Bluetooth vs. Aux: which is better?

Bluetooth and Aux are the most common connection in our life. Every audio connection has merits and demerits and is suitable for a specific purpose.

Bluetooth vs. 3.5mm:  sound quality

Due to their end-to-end analog nature on auxiliary devices, the aux devices have high fidelity, offering sound quality similar to the original. 

Another important factor in sound quality is audio syncing. In Bluetooth devices, there is extensive work on data translation; thus, there is an obvious delay in transferring data from one device to another. It may go unnoticed while listening to music, but you will see the character’s lips going out of sync when you watch something. On the contrary, aux devices offer instant signals with perfect audio syncing.

Lastly, you must understand that aux audio uses cables that may wear or tear over time. You may get poor sound quality if it is torn/ripped. In Bluetooth, you need not worry about these issues as there are no cables. 

In short, when it comes to sound quality, aux cables are better than Bluetooth, but only audiophiles can notice this difference in sound quality.

man using smartphone apps to connect an audio device

Caption: man using smartphone apps to connect an audio device

Bluetooth vs. aux: Convenience

You only need to plug in the cable using wired audio connections, and both devices get paired. However, you must do the whole pairing process in wireless connections, which may sometimes become frustrating. 

On the contrary, wired cable, though convenient in use, limits the range of motion depending on the cable length. Bluetooth connection offers you freedom of movement. Also, Bluetooth connects multiple devices simultaneously, whereas aux connects only one device at a time.

So, in terms of convenience, Bluetooth is better than the aux.

Caption headphone jack

Caption headphone jack

Bluetooth vs. aux: Compatibility

As Bluetooth is comparatively new, you may need to find compatible devices. On the contrary, you will get an aux input in most phones, laptops, speaker systems, and cars. At the same time, technology is evolving; nowadays, cars and phones are not getting headphone jacks and replacing them with USB ports.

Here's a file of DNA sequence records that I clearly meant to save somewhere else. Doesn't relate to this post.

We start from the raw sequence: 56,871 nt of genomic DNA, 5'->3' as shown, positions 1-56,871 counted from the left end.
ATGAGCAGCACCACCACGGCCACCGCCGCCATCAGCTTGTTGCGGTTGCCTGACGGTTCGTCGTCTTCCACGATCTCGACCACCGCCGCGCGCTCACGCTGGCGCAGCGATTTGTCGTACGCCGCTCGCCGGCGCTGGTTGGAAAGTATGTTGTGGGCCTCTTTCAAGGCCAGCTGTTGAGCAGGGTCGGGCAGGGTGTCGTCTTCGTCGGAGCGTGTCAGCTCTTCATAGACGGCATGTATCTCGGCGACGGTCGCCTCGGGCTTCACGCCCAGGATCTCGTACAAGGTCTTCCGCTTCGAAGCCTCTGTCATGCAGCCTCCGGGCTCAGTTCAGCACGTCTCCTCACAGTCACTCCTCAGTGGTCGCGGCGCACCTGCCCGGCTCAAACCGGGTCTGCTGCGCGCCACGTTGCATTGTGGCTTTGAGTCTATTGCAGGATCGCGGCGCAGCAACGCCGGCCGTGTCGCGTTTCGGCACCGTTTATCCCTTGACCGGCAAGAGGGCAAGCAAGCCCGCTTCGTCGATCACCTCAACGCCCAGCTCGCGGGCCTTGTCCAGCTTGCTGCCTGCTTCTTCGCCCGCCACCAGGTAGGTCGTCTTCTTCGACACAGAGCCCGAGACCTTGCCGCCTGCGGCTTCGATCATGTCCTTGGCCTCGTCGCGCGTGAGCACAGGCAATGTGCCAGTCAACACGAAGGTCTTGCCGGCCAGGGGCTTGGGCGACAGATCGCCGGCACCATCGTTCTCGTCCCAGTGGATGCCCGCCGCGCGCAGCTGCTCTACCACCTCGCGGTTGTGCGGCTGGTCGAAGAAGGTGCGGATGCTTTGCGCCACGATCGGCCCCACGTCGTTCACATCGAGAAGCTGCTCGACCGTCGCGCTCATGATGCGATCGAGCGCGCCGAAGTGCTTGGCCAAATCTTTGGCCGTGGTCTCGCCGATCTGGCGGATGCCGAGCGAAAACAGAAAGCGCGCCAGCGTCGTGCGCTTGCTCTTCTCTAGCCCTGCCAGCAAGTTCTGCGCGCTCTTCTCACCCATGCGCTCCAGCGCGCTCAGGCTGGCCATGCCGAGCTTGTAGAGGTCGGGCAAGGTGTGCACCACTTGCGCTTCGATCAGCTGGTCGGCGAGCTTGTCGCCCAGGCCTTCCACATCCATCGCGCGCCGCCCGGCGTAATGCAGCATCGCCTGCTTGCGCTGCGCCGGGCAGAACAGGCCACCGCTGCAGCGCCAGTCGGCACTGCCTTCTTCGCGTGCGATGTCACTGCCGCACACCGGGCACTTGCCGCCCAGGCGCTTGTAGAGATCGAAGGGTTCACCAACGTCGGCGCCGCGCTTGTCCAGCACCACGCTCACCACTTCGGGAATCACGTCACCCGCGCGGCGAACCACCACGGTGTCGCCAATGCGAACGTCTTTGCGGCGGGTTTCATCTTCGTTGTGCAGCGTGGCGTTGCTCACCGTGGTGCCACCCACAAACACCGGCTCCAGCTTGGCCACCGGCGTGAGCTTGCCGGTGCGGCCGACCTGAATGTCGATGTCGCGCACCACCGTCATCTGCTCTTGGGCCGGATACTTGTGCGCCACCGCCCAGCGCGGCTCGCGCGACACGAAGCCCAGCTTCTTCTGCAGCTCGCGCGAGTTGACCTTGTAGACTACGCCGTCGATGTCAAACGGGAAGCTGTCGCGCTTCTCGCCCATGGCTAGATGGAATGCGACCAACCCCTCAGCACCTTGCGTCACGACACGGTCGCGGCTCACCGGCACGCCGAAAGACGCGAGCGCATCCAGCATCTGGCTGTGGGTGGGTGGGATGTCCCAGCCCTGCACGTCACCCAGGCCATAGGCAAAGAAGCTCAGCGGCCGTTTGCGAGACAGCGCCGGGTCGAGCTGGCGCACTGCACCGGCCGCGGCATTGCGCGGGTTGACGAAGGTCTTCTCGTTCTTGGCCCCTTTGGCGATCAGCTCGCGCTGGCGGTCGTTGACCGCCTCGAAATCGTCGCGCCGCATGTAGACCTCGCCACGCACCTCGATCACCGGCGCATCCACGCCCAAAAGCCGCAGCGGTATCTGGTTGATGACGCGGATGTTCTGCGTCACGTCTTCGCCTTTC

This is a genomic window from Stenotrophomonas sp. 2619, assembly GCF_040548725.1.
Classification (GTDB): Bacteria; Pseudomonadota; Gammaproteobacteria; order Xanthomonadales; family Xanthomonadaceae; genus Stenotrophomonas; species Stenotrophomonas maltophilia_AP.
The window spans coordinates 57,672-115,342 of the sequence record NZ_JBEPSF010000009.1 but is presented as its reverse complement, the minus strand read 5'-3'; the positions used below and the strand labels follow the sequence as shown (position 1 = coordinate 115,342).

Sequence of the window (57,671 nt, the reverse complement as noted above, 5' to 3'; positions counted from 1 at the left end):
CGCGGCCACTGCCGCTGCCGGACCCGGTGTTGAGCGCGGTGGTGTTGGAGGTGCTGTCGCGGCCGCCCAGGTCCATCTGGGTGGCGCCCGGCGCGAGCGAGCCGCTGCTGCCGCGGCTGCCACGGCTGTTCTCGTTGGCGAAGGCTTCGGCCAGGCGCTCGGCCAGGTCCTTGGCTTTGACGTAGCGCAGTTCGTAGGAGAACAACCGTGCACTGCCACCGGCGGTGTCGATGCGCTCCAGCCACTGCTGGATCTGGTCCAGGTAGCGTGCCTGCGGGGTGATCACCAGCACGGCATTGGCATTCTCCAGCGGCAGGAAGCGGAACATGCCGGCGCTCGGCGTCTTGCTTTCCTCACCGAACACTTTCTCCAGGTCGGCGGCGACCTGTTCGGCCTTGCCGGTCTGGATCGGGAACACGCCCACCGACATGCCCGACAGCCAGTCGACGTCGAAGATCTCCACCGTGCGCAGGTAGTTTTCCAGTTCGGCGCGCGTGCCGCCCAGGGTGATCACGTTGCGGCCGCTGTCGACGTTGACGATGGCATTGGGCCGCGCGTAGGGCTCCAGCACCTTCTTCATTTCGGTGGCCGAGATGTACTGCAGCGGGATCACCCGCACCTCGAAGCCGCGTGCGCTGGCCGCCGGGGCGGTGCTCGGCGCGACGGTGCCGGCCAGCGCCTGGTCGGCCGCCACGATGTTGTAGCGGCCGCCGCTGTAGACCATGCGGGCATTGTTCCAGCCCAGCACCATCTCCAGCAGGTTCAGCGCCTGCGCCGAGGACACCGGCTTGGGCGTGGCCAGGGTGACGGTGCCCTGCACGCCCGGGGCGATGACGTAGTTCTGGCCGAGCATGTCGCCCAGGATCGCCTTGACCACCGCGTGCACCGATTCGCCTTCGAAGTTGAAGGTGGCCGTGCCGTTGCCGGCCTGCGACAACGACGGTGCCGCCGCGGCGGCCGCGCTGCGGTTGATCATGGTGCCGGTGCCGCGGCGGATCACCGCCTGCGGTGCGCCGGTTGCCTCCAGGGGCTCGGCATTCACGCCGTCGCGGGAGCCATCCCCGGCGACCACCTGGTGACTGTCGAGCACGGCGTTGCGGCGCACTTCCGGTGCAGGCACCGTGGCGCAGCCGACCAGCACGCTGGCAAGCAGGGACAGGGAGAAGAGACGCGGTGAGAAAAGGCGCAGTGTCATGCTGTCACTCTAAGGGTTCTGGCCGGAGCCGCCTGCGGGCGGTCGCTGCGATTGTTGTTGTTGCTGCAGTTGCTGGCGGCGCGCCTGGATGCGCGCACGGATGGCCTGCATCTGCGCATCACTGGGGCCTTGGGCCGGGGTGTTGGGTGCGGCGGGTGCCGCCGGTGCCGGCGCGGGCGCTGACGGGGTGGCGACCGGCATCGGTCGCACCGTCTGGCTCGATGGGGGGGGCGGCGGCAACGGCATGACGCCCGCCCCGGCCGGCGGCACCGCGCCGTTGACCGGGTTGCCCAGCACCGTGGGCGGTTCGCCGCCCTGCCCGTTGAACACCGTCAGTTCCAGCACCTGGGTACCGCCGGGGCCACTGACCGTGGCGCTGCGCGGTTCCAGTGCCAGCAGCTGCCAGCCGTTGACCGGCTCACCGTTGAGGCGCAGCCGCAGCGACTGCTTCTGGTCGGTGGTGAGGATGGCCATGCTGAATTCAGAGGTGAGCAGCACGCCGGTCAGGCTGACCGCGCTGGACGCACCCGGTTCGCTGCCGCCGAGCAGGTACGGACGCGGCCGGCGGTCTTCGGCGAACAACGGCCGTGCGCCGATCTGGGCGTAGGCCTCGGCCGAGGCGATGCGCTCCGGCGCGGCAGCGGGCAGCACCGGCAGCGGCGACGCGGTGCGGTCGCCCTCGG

Further, aux cables only manage the audio information; thus, they are not very versatile. On the contrary, Bluetooth can transfer data other than sound, making them suitable for use with a mouse, printer, computer, keyboards, and lighting displays.

People who want to stay with the auxiliary stereo and enjoy Bluetooth versatility can use a Bluetooth receiver that connects with a wired speaker through analog/digital output. With this, they become compatible with Bluetooth devices.

Though aux cables are more compatible with peripheral devices, Bluetooth will soon replace them and become the primary audio streaming source.

Other Factors to Consider When You Choose between Bluetooth and 3.5 mm audio cable

Before you decide to pick wired or wireless audio connections, being a wireless protocol Bluetooth always has a scope for improvement by adding new versions and features. As a result, it gives you new ways to make life easy and convenient. However, aux devices do not give any scope for improvement.

Further, you cannot change a Bluetooth device into an auxiliary device if it does not have a 3.5mm jack. However, you can make your wired headphones compatible with Bluetooth devices with the help of a hi-fi amplifier. In this way, you can also improve the sound quality of your Bluetooth device. Also, you can make hands-free calls and messages, which is impossible with auxiliary cables.

Conclusion

In short, aux has cables, while Bluetooth doesn’t. If you need convenience, there is nothing that can beat wireless devices. However, for compatibility, choose Aux, which always depends on the specific application you require. Further, if you need any help regarding audio cables and assemblies, contact Cloom, and our sound engineers will help you get the most suitable products required for your application.